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Market Insider with Patti Domm Trader Talk with Bob Pisani

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  Thursday, 2 Oct 2008 | 4:16 PM ET

Worry Is DEFLATION And GE's Credit Market Woes

Posted By: Bob Pisani

Another notably weak market day: 5 to 1 declining to advancing stocks...and a pike in New Lows at the NYSE. Also notable is the magnitude of the point decline: I track about 1,300 stocks...of that, 500 are down 5 percent or more. That is very unusual. What happened?

Yes, there is some anxiety about the bill not passing in the House, but there are even bigger things going on.

First, we had a Trifecta: oil, gold, stocks all down! That is rare.

The worry is DEFLATION, not INFLATION. Even Trichet gets it now.

Look at the Dow Transports down 8.7 percent. Point decline of 399 points....is the largest point decline IN HISTORY for the Transports. In percentage terms, it is the 15th biggest drop. Trucker Con-Waycame out and slashes guidance. Demand for freight services seemed to have dropped notably in September. They are cutting prices to maintain market share. Demand for freight services appears weaker.

Fertilizer demand also appears to be down: Mosaicdisappointed with its earnings report. All the fertilizer stocks are down. The global slowdown trade is also continuing, with many engineering, industrial and material stocks at new lows.

Finally, the OTHER GREAT WORRY is the credit market freeze-up. Our parent company, General Electric, priced a large secondary at $22.25 this morning, largely to deal with its difficulty rolling over short-term commercial paper. If GE is having trouble rolling over paper, this is an issue that needs to be addressed.

  • Is This Really the Market Bottom?
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  • Buffett's Three Rules for Crisis Investing
  • _____________________________
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    - The Dow 30 at a Glance


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      Thursday, 2 Oct 2008 | 11:55 AM ET

    What Will Trigger A Broader Rally

    Posted By: Bob Pisani

    Despite the bearish comments from many companies (I outlined them in my Trader Talk note earlier ), there are a surprising number of traders who are arguing there is reason to start feeling more optimistic.

    The bull case is that what is happening is:

    --massive deleveraging

    --reduced reliance on commercial paper (CP) market

    The end result will be smaller, more concentrated businesses that are better capitalized. There may be:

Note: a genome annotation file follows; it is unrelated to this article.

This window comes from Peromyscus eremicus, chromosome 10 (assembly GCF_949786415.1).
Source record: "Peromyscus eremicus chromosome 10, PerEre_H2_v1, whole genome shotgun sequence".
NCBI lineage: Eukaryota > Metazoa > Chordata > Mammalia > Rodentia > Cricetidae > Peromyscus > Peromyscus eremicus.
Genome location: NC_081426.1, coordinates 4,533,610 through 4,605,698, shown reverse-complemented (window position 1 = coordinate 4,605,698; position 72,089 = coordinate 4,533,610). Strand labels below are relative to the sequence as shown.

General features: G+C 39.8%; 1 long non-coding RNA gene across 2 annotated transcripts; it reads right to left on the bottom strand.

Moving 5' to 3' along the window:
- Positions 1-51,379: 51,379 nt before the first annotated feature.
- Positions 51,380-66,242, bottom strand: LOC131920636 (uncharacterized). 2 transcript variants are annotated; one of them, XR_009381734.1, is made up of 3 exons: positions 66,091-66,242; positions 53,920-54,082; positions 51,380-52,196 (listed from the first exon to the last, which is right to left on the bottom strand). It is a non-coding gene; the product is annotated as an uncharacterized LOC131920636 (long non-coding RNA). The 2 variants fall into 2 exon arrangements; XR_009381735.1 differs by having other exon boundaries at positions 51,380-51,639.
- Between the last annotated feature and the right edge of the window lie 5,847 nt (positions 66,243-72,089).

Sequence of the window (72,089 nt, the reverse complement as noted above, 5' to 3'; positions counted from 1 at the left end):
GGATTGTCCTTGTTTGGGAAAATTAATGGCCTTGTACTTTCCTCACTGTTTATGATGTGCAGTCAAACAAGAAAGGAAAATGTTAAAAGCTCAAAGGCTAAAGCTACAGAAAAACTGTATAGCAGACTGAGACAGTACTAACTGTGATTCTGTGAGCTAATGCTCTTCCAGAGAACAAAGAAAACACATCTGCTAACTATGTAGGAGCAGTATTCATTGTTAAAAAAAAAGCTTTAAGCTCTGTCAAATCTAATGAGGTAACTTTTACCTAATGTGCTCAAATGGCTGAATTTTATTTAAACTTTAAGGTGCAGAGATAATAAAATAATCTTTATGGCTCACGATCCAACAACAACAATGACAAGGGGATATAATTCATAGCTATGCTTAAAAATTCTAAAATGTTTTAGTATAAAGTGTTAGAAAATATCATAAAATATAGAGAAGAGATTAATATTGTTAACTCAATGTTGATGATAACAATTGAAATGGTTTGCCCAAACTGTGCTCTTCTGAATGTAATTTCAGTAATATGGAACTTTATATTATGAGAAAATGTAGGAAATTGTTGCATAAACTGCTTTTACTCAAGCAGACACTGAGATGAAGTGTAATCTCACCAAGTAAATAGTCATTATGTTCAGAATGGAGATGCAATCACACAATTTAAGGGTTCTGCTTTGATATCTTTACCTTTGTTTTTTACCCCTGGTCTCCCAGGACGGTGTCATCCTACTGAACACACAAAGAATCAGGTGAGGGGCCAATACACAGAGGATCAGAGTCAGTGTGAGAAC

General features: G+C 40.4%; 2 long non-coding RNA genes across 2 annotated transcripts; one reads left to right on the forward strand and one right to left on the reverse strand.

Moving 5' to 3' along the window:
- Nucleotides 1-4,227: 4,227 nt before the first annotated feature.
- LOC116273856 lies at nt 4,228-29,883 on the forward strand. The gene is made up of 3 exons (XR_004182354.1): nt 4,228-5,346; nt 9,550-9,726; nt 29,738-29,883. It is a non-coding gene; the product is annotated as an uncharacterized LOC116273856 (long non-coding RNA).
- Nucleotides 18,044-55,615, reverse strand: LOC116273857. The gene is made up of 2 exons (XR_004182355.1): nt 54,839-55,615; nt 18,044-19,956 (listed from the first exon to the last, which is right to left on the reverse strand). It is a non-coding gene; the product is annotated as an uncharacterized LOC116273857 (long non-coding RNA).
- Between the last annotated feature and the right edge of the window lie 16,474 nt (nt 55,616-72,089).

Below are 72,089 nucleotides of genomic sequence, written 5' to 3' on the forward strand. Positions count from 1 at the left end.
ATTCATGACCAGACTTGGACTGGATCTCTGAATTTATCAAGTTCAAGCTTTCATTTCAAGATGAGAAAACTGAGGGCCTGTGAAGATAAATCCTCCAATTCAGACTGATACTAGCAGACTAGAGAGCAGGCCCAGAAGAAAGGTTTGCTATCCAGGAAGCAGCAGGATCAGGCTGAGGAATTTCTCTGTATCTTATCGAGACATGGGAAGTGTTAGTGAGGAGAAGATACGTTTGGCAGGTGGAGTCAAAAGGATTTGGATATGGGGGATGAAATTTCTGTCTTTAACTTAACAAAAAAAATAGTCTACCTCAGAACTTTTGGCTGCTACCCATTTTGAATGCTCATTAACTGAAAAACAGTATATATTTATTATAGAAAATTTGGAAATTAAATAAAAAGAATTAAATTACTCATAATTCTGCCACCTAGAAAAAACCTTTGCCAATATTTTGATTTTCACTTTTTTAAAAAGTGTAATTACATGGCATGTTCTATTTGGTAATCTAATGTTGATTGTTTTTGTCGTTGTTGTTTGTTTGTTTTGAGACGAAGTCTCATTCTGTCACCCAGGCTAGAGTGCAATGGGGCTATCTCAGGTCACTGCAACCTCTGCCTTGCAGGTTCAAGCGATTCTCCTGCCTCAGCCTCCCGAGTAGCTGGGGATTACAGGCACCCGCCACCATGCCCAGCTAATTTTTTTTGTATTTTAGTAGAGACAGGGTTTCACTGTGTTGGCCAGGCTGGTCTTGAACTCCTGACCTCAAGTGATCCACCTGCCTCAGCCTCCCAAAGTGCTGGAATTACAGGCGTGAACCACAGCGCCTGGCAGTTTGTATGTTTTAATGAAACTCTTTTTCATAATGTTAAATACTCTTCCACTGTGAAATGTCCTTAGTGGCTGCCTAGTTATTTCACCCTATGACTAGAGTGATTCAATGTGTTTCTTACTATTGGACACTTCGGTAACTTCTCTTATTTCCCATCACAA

--4 major banks, several important regionals

    --8 airlines, all powerful

    --6 major, publicly traded housing companies.

    What will trigger a broad rally? Two things need to happen:

    --lower borrowing costs

    --resolving short-term funding issues

    How can we resolve the short-term funding issues that are paralyzing markets?

    --we need counterparty risk perception go away--we need to have enough guys long credit default swaps to get burned

    --confidence needs to return--Charles Campbell at Miller Tabak noted that famed fund manager Anthony Bolton had said this morninghe was bullish on the UK market.

    Warren Buffett commiting money--albeit with a great return--is another confidence builder. We need more.

      • Panicky Investors Making Some Bone-Headed Moves
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  • Five Ways to Play This Wild Market
  • Jim Cramer's Web Exclusive: Pans
  • Buffett's Three Rules for Crisis Investing
  • _____________________________
    New from CNBC.com:

    - The Dow 30 at a Glance

    _____________________________


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      Thursday, 2 Oct 2008 | 9:18 AM ET

    GE, Fertilizer Stocks, Truckers, Autos, And Financials

    Posted By: Bob Pisani

    1) Word on the Street is GE, our parent company, is pricing the common stock offering at $22.25; waiting on final size.

    2) Fertilizer stocks are down notably this morning, as Mosaic reported earnings well below expectations. Mosaic down 20 percent, Potash down 12 percent, Terra Industries and CF Industries down 10 percent, Agrium down 9 percent.

    Mosaic appears to have cut phosphate production on lower demand and lower prices. Another factor in the decline in demand is lower corn prices; corn is a more fertilizer-intensive crop than, say, soybeans.

    Last week, we pointed out a Citi report that noted urea prices were down. This note was widely passed around on the Street, and many traders felt the drop was largely due to difficult obtaining credit for fertilizer.

    2) After the close, two companies came out with comments on the slowing economy:

    --Cooper Tire said they were "adjusting" their production schedule due to softer demand and raw material shortages;

    --Trucking giant Con-Wayslashed its guidance. Douglas Stotlar, Con-Way's CEO, said the economy had been "battered by an unprecedented confluence of macroeconomic crises, curtailing demand for freight transportation services." He also said that the traditional peak seasonal uptick has been "muted."

    The bottom line: there is global DEFLATION, not INFLATION.

    3) Financials: UBSsaid it will post a small profit in the third quarter, and will be profitable in 2009. Up 1 percent, most banks are trading up fractionally.

    4) Autos awful: after yesterday's awful U.S. car sales numbers, several European car companies were cautious: Volkswagen said it would consider cutting production if the current market trends continue, and BMW's CEO said it was unlikely there would be a recovery in the auto market before mid-2009.

    The dollar is rallying again, as the euro is under pressure.

    5) The SEC extended its ban on short selling in financials to October 17th, but may end sooner if Congress passes the rescue package.

    Still, there was some disappointment that there was no further clarification on what if anything would happen after that. There has been widespread speculation that some kind of "circuit breaker" rules would replace the ban.

      • Jobless Claims Highest in 7 Years

    6) No free lunch: Increasing the the FDIC coverage limit from $100,000 per individual account to $250,000 may be good policy, but it will cost banks a pretty penny.